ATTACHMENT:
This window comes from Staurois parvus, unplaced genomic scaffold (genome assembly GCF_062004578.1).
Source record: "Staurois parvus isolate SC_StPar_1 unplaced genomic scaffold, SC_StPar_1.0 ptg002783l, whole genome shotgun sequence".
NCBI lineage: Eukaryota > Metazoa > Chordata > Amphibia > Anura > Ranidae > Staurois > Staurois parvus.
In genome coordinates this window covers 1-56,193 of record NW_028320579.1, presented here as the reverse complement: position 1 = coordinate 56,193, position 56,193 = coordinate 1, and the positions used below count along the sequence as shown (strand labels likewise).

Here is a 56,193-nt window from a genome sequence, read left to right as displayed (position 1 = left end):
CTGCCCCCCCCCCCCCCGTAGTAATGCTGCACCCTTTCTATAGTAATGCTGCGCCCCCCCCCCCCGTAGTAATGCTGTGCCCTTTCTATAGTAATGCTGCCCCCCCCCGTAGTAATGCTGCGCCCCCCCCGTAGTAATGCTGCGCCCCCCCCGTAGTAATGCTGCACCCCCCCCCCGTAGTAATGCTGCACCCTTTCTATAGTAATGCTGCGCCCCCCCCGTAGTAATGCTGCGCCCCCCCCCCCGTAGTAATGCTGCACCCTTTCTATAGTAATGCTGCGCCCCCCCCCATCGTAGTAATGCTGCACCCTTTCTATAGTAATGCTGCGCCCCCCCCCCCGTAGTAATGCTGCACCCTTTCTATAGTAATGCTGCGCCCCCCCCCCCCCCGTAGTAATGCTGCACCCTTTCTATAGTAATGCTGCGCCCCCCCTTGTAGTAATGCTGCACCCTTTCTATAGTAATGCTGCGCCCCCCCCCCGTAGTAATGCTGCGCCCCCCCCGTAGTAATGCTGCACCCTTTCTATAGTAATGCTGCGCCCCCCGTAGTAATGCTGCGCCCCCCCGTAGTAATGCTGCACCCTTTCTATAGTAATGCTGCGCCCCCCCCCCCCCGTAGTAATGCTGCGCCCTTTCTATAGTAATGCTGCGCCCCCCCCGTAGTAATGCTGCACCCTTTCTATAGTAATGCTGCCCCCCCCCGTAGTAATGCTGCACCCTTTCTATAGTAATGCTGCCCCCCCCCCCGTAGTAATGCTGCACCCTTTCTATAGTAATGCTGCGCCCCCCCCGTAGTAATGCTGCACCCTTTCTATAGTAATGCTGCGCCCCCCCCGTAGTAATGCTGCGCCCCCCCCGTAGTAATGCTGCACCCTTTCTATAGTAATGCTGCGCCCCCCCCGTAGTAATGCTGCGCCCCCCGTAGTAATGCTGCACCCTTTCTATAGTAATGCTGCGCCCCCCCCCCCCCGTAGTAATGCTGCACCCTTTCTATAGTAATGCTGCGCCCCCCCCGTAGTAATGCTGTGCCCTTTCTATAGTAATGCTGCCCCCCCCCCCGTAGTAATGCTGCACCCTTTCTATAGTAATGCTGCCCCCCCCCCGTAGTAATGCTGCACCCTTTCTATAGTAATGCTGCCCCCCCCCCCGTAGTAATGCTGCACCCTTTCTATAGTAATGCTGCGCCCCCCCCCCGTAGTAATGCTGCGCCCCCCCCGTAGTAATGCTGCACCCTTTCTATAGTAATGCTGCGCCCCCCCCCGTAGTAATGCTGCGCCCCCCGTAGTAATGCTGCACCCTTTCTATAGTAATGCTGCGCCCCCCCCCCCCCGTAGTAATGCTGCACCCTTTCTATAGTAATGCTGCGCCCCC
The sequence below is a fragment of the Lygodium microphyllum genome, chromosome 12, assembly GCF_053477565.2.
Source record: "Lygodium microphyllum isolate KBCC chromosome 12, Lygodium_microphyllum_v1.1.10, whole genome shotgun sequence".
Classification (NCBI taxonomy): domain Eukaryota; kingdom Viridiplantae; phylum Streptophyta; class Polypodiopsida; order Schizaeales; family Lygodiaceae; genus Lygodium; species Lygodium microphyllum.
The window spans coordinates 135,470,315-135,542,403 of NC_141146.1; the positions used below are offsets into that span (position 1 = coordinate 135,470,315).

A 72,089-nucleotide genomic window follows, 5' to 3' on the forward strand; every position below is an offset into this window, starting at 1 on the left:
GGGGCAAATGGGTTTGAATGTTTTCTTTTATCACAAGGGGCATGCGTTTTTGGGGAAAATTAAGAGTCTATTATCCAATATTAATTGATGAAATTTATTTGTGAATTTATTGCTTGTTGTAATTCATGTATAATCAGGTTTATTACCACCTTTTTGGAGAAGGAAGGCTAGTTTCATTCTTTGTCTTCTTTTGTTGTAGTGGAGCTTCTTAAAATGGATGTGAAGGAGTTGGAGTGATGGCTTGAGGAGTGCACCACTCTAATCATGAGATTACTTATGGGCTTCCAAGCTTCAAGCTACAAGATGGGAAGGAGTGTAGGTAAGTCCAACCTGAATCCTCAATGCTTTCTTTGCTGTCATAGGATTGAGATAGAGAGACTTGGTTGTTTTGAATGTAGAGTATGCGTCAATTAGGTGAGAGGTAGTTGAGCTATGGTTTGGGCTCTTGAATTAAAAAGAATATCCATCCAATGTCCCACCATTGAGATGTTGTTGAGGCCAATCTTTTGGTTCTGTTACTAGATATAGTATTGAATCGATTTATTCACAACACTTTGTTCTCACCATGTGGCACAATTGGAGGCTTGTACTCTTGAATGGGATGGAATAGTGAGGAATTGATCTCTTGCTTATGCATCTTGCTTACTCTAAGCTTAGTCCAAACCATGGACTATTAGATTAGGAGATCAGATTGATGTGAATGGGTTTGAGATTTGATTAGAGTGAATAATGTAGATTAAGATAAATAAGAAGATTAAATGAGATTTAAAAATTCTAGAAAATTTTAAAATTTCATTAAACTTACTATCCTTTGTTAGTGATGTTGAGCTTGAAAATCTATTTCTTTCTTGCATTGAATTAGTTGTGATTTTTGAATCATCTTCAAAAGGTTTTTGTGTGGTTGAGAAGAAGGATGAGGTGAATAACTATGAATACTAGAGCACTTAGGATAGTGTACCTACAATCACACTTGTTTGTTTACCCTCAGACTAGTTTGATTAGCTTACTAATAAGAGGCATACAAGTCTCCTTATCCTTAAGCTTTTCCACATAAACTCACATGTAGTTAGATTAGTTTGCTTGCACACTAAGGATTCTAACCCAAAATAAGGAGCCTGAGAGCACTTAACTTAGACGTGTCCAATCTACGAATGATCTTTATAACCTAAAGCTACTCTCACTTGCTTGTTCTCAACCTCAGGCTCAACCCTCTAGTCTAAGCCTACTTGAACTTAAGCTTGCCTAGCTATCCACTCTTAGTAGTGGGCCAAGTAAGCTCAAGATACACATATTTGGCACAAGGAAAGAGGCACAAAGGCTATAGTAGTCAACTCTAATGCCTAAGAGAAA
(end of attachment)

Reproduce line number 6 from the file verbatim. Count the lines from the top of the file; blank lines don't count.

CTGCCCCCCCCCCCCCCGTAGTAATGCTGCACCCTTTCTATAGTAATGCTGCGCCCCCCCCCCCCGTAGTAATGCTGTGCCCTTTCTATAGTAATGCTGCCCCCCCCCGTAGTAATGCTGCGCCCCCCCCGTAGTAATGCTGCGCCCCCCCCGTAGTAATGCTGCACCCCCCCCCCGTAGTAATGCTGCACCCTTTCTATAGTAATGCTGCGCCCCCCCCGTAGTAATGCTGCGCCCCCCCCCCCGTAGTAATGCTGCACCCTTTCTATAGTAATGCTGCGCCCCCCCCCATCGTAGTAATGCTGCACCCTTTCTATAGTAATGCTGCGCCCCCCCCCCCGTAGTAATGCTGCACCCTTTCTATAGTAATGCTGCGCCCCCCCCCCCCCCGTAGTAATGCTGCACCCTTTCTATAGTAATGCTGCGCCCCCCCTTGTAGTAATGCTGCACCCTTTCTATAGTAATGCTGCGCCCCCCCCCCGTAGTAATGCTGCGCCCCCCCCGTAGTAATGCTGCACCCTTTCTATAGTAATGCTGCGCCCCCCGTAGTAATGCTGCGCCCCCCCGTAGTAATGCTGCACCCTTTCTATAGTAATGCTGCGCCCCCCCCCCCCCGTAGTAATGCTGCGCCCTTTCTATAGTAATGCTGCGCCCCCCCCGTAGTAATGCTGCACCCTTTCTATAGTAATGCTGCCCCCCCCCGTAGTAATGCTGCACCCTTTCTATAGTAATGCTGCCCCCCCCCCCGTAGTAATGCTGCACCCTTTCTATAGTAATGCTGCGCCCCCCCCGTAGTAATGCTGCACCCTTTCTATAGTAATGCTGCGCCCCCCCCGTAGTAATGCTGCGCCCCCCCCGTAGTAATGCTGCACCCTTTCTATAGTAATGCTGCGCCCCCCCCGTAGTAATGCTGCGCCCCCCGTAGTAATGCTGCACCCTTTCTATAGTAATGCTGCGCCCCCCCCCCCCCGTAGTAATGCTGCACCCTTTCTATAGTAATGCTGCGCCCCCCCCGTAGTAATGCTGTGCCCTTTCTATAGTAATGCTGCCCCCCCCCCCGTAGTAATGCTGCACCCTTTCTATAGTAATGCTGCCCCCCCCCCGTAGTAATGCTGCACCCTTTCTATAGTAATGCTGCCCCCCCCCCCGTAGTAATGCTGCACCCTTTCTATAGTAATGCTGCGCCCCCCCCCCGTAGTAATGCTGCGCCCCCCCCGTAGTAATGCTGCACCCTTTCTATAGTAATGCTGCGCCCCCCCCCGTAGTAATGCTGCGCCCCCCGTAGTAATGCTGCACCCTTTCTATAGTAATGCTGCGCCCCCCCCCCCCCGTAGTAATGCTGCACCCTTTCTATAGTAATGCTGCGCCCCC